3. You were also able to sell options in the same contract month, meaning your premium realization timeline remains “on schedule.”

Should your analysis prove correct and gold does not continue to rally strongly, your options still expire in April, allowing you to keep all premium collected.



Gold rally fizzles. Options expire worthless.

While this is a perfect example of how and why rolling options can work, rolling is not a silver bullet for never taking a loss. It does have a few drawbacks.

Drawbacks to Rolling

Like any option strategy, rolling is not perfect. Here are some potential drawbacks to “the roll” that you will want to consider before deciding to execute the strategy.

  1. While you are rolling into options further out of the money, you are still essentially doubling down on a position. If you are wrong and the market keeps moving against you by a substantial amount, you risk taking double the loss on your roll trade.
  2. Exchanging one option for two will typically entail a higher margin requirement. Depending on the size of your position, this could put your margin allocation per market of out sync. You want to be careful you do not get “overweighted” to one market.
  3. You must be careful you are rolling for the right reasons – NOT just to get your loss back quickly and make you feel good. A properly executed roll should come in a market that you continue to have strong fundamental convictions. If the underlying move is indicating a potential change in trend, or reflecting changing fundamentals, rolling is probably not the right strategy.

Summary and Conclusion

If you are comfortable with it’s potential weaknesses, rolling can be a powerful strategy to include in your option selling risk management arsenal.

While nobody likes to take a loss, rolling your options to more distant strikes is a quick way to counterattack, and potentially erase losses in a market in which you’ve done your fundamental homework.

If I like a market fundamentally, I always feel good about rolling to higher strikes if I get bumped in the short term. If nothing else, it all but assures you are selling options at a time of higher volatility. And that’s almost always a good thing.

If you are a high net worth investor and would like to learn more about selling options with’s Private Client Group, be sure to request your complimentary Investor Discovery Kit at

James Cordier is the founder of, an investment firm specializing exclusively in writing commodities options since 1999. offers managed option selling portfolios starting at $250,000 minimum investment. James’ market comments are published by several international financial publications and news services including The Wall Street Journal, Reuters World News, Forbes, Bloomberg Television, Fox News and CNBC. Michael Gross is director of Research at Mr. Cordier’s and Mr. Gross’ book, The Complete Guide to Option Selling 3rd Edition (McGraw-Hill 2014) is available at bookstores and online retailers now or at a special discount through the website. For more information visit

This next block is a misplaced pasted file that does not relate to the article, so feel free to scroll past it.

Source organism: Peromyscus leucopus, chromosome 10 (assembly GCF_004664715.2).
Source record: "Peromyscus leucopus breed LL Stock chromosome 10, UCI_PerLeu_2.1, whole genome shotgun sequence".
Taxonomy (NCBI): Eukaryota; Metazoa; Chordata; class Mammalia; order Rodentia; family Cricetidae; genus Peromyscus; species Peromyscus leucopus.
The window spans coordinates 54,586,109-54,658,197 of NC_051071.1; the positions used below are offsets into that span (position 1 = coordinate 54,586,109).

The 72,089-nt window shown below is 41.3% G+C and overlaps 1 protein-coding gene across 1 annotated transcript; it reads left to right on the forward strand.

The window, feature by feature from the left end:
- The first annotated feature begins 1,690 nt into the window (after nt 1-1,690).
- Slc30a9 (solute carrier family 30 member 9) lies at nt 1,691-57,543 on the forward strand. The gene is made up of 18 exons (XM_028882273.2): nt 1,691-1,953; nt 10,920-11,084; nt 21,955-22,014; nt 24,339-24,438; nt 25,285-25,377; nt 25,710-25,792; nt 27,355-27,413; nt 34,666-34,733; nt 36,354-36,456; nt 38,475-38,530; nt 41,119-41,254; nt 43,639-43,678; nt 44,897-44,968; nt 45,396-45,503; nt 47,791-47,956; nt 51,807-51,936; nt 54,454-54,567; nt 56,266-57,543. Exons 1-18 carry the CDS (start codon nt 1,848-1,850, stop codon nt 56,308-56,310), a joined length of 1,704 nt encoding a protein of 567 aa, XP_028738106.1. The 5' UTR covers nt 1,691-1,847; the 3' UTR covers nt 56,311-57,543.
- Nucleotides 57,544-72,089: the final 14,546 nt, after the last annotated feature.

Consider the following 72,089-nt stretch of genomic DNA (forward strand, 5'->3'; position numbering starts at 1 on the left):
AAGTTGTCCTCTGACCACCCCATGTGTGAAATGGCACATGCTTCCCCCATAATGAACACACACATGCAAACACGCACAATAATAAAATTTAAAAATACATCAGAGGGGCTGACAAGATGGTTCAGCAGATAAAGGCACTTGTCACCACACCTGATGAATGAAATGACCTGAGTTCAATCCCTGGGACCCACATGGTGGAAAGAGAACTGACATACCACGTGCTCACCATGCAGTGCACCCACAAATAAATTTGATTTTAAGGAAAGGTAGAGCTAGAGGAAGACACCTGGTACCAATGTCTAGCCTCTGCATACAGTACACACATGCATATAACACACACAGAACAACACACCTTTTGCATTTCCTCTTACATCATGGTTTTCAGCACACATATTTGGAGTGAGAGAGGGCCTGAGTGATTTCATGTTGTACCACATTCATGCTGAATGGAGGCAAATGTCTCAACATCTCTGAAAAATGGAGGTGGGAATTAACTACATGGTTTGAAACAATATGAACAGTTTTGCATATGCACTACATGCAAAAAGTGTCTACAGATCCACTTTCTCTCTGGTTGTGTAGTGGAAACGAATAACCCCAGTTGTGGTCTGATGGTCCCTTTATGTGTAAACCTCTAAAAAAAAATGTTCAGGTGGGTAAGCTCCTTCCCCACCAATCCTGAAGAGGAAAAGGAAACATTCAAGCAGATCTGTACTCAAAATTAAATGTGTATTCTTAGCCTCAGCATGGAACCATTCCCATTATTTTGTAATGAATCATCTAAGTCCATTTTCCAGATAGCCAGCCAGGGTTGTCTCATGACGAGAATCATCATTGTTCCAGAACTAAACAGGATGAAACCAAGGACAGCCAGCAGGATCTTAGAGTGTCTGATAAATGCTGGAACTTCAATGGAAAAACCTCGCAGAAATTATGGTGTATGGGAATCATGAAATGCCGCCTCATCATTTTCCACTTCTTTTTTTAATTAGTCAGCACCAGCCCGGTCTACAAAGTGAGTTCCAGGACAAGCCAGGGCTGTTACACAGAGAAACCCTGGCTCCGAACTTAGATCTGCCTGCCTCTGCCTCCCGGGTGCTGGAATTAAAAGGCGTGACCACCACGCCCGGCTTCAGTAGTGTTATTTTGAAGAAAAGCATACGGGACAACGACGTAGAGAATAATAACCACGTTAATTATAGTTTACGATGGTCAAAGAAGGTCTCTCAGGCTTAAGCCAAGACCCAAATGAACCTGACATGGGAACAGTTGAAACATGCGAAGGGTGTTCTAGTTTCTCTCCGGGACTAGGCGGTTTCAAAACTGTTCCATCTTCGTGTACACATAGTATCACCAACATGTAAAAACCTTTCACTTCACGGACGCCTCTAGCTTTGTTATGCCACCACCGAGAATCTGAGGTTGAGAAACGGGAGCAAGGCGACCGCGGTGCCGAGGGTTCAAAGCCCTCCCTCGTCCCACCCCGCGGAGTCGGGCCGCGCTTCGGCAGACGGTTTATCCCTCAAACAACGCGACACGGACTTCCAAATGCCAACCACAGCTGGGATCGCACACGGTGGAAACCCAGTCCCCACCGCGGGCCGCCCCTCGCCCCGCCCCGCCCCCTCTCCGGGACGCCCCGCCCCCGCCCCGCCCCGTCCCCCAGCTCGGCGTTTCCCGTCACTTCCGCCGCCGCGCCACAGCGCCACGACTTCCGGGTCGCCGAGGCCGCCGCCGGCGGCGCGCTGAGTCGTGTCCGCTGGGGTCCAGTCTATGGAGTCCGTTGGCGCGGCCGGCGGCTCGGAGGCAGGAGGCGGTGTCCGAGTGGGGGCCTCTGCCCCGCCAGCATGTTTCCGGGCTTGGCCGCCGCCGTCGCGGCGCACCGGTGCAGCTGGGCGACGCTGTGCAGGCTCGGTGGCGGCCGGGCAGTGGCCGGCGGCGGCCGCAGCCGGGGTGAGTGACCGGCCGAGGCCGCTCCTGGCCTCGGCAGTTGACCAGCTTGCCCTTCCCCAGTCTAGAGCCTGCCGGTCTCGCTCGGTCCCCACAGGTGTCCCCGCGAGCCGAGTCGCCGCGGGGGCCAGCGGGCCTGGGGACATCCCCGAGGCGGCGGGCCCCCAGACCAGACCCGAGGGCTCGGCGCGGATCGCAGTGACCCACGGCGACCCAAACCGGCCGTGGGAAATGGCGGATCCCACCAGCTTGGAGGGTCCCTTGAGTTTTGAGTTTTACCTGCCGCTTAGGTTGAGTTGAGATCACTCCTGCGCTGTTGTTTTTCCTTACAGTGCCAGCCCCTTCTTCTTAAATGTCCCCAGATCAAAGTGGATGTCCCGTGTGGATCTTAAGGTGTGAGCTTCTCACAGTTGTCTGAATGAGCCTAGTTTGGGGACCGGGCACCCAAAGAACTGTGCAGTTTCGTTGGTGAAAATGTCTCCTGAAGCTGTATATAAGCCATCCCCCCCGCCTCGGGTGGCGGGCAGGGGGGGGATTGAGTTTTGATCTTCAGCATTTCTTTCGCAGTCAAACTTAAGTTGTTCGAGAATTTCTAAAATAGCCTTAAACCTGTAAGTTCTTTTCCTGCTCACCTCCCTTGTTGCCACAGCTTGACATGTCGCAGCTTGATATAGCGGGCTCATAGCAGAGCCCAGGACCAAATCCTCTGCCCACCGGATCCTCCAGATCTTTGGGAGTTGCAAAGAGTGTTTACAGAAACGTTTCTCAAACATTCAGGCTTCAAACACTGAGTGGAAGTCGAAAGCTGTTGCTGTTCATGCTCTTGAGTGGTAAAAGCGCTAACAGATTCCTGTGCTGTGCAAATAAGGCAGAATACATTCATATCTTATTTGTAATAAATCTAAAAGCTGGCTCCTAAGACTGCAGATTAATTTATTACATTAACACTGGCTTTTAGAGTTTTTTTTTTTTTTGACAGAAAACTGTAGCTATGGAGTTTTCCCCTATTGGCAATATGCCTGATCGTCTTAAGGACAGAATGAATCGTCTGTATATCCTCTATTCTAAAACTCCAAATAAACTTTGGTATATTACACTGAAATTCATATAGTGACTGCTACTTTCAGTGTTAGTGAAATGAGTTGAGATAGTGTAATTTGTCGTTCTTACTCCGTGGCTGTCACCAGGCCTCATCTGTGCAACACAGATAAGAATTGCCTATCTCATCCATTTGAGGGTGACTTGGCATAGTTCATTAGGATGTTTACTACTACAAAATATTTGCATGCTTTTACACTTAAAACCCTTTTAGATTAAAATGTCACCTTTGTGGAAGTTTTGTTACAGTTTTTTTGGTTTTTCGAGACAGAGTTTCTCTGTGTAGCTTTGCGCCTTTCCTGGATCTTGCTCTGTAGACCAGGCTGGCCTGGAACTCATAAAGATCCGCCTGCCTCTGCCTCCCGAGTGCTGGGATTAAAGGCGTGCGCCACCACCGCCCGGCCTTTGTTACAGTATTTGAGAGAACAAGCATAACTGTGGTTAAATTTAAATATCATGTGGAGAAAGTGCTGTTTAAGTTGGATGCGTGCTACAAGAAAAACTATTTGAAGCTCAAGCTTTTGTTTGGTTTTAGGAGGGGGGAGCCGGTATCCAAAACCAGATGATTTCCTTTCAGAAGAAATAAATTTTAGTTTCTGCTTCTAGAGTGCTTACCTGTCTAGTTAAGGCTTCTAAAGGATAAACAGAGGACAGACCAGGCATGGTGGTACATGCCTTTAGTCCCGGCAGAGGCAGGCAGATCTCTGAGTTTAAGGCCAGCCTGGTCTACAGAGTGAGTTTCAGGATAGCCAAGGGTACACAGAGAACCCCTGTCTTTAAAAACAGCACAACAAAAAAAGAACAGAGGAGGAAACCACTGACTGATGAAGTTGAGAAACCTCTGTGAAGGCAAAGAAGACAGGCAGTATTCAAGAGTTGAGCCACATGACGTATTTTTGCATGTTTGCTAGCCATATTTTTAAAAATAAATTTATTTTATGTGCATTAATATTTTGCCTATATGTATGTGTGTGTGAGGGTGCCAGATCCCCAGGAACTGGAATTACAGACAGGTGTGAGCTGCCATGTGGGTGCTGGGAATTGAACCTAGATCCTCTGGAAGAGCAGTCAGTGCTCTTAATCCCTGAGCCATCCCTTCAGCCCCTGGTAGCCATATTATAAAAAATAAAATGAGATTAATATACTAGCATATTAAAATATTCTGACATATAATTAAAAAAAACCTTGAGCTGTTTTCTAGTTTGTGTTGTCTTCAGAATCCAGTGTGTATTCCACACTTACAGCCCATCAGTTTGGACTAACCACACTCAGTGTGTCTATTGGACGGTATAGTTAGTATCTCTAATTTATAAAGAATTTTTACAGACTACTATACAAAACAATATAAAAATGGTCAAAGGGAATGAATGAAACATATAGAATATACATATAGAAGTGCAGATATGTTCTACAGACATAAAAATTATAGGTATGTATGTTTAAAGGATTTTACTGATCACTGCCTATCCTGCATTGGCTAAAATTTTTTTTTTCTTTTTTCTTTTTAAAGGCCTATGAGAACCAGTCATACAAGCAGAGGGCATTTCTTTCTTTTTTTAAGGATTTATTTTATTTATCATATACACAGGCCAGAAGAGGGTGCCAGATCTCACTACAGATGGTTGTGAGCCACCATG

Price Chart Courtesy of CQG, Inc.

  1. Mike Nelson Says:
    February 10, 2017 at 11:05 pm

    What was the price of Gold when you rolled from the 1400 option to the 1700?

  2. Eddie Albert was an actor; you are thinking of singer Eddy Arnold.

  3. Lawrence Baldwin Says:
    February 8, 2017 at 5:24 pm

    Description was useful to me. I would like to order book

  4. Jeffrey C Socher Says:
    February 8, 2017 at 4:38 pm

    I have used this roll strategy a number of times and it works well as long as there is quite a bit of time left on the option. What I would like to hear you address perhaps in a video (Mr Gross) is choices of rolling or other when price goes against you with maybe 30 days to exp. where farther OTM options do not have worthy premium to roll.

    • Michael Gross Says:
      February 9, 2017 at 3:51 pm

      Dear Jeffrey,

      For shorter dated options, it is not advisable to roll into the same contract month. If fundamentals have not changed and the strike is getting too close for comfort, I would suggest simply going further out in time and taking the premium there.